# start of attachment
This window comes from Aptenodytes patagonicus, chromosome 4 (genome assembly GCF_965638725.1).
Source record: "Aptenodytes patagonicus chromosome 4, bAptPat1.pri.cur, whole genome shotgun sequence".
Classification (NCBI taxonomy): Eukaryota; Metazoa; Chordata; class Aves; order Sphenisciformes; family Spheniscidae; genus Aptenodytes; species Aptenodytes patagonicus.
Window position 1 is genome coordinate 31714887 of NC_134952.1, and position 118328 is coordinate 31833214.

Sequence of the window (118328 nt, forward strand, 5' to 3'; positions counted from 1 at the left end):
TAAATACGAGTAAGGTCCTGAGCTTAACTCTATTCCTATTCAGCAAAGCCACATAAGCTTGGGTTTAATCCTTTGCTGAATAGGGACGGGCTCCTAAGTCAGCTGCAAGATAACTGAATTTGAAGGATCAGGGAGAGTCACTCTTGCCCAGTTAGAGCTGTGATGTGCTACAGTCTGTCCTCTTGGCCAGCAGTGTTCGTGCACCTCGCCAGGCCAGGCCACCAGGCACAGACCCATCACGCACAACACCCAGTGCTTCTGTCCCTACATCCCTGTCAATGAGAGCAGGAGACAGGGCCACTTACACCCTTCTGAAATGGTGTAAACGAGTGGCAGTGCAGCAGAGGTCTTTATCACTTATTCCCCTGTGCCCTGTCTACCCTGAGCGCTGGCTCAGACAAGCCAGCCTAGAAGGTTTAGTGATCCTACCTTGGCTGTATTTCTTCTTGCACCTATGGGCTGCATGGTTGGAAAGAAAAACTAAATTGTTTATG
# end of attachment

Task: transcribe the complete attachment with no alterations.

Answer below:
This window comes from Aptenodytes patagonicus, chromosome 4 (genome assembly GCF_965638725.1).
Source record: "Aptenodytes patagonicus chromosome 4, bAptPat1.pri.cur, whole genome shotgun sequence".
Classification (NCBI taxonomy): Eukaryota; Metazoa; Chordata; class Aves; order Sphenisciformes; family Spheniscidae; genus Aptenodytes; species Aptenodytes patagonicus.
Window position 1 is genome coordinate 31714887 of NC_134952.1, and position 118328 is coordinate 31833214.

Sequence of the window (118328 nt, forward strand, 5' to 3'; positions counted from 1 at the left end):
TAAATACGAGTAAGGTCCTGAGCTTAACTCTATTCCTATTCAGCAAAGCCACATAAGCTTGGGTTTAATCCTTTGCTGAATAGGGACGGGCTCCTAAGTCAGCTGCAAGATAACTGAATTTGAAGGATCAGGGAGAGTCACTCTTGCCCAGTTAGAGCTGTGATGTGCTACAGTCTGTCCTCTTGGCCAGCAGTGTTCGTGCACCTCGCCAGGCCAGGCCACCAGGCACAGACCCATCACGCACAACACCCAGTGCTTCTGTCCCTACATCCCTGTCAATGAGAGCAGGAGACAGGGCCACTTACACCCTTCTGAAATGGTGTAAACGAGTGGCAGTGCAGCAGAGGTCTTTATCACTTATTCCCCTGTGCCCTGTCTACCCTGAGCGCTGGCTCAGACAAGCCAGCCTAGAAGGTTTAGTGATCCTACCTTGGCTGTATTTCTTCTTGCACCTATGGGCTGCATGGTTGGAAAGAAAAACTAAATTGTTTATG